Monday, April 3, 2017

The BarrowfieldsThe Barrowfields by Phillip Lewis
My rating: 2 of 5 stars

The more I read these types of books, the more I discover that dysfunctional family sagas are not my cup of tea. Let's face this, "debut" author sometimes tend to overuse this tope to create a barebones plot outline.

I wish that I could say that I've found an exception to the rule, but this one is unfortunately not what I was hoping it was. We follow Henry, a child of two ambitious artists that live in a dark and ghostly mansion at the top of the hill, that's rumored to be haunted because of the previous owners mysterious deaths. It seems that his father is a depressive alcoholic who neglects everything and everyone around him for his sacred "writing" which he considers his whole life. His mother has put up with this behavior for years, and has not ben a comforting mother figure to neither him nor her daughter Threnody. Henry seems to take the mother and father role in her life. The setting is a small rural town in Northern Appalachia, where both the father and son want to escape but ultimately their town calls them back (see the repetitive patterns yet?)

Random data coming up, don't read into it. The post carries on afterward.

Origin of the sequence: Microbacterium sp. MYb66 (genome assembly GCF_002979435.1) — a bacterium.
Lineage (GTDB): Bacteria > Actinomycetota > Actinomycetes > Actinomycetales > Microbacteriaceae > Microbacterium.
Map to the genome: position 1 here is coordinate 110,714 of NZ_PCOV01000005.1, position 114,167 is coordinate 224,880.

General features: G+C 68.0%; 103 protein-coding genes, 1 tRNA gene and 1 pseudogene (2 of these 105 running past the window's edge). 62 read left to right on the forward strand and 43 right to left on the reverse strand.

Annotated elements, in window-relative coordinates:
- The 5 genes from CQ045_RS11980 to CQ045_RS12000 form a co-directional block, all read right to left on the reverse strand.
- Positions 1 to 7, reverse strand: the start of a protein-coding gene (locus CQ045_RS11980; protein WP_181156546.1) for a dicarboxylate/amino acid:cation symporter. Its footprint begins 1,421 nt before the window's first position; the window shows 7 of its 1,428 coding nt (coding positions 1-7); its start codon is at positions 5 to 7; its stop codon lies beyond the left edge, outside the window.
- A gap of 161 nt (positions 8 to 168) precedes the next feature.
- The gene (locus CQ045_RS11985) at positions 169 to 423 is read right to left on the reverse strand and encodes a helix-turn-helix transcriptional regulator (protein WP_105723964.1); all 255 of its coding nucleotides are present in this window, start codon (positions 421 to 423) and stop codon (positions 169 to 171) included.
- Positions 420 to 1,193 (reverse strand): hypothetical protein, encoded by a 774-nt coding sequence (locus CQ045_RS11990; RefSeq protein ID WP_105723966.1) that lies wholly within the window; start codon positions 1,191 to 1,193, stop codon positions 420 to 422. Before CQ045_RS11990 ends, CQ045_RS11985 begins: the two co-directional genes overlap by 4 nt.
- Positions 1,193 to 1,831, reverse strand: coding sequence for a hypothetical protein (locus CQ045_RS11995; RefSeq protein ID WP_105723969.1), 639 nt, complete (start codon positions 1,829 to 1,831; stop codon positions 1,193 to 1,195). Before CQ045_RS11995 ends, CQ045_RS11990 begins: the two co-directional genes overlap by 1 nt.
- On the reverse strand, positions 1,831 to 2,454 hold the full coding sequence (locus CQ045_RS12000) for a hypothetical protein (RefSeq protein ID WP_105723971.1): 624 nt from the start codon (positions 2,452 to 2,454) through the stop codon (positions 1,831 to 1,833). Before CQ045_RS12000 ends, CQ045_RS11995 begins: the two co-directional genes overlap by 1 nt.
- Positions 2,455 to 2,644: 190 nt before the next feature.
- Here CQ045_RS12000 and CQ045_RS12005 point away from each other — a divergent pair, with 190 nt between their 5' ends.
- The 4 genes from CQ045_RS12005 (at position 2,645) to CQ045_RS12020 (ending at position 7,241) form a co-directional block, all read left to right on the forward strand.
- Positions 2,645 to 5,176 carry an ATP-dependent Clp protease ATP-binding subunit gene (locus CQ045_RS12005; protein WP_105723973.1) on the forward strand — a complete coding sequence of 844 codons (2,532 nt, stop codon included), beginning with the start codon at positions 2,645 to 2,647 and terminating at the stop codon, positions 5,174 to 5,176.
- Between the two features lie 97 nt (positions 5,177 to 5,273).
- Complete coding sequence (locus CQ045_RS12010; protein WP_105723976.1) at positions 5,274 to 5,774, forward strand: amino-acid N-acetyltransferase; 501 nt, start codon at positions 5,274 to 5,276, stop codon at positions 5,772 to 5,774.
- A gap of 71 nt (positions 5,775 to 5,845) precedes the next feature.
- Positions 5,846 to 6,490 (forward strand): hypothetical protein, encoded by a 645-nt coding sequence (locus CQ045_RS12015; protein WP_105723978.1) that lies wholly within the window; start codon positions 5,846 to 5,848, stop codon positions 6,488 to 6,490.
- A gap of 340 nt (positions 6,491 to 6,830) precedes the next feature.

As for the writing, where is the editor or was there any editing work done on this? You could not believe the number of "and"s and repetitive phrases that were repeated in the same sentence/paragraph. Lots of the word choice and sentence structure felt very discombobulated to the point that I felt frustrated with it. I just thought that this needs a lot more work writing-wise. One might say: "But readers like me should maybe move past that since after all he is a debut author, so cut him some slack right?" (I have greater expectations, and also if the writing sucks, it's ruins everything so...)

I was also disappointed in the way that the adoption process was handled. There is a certain character who is in a relationship with our MC and then of course something about her biological parents is revealed and our MC is the fire to ever notice the answer. I just thought that whole section wasn't well thought-out and unrealistic in terms of legal stipulations and then how the information was even discovered.

One of the only things that I genuinely enjoyed where the flashbacks to Henry and Threnody's sibling relationship when they were children. He used to read her books and make up stories and sing to her every night before bed, which I thought was really sweet and showed a caring side in his otherwise unlikeable nature. That point in time was absolutely precious to watch unravel, although I can't say the rest for the same of the book.

**Thanks to bloggingforbooks and the publisher for providing me with a copy in exchange for my honest review. All opinions are my own.**

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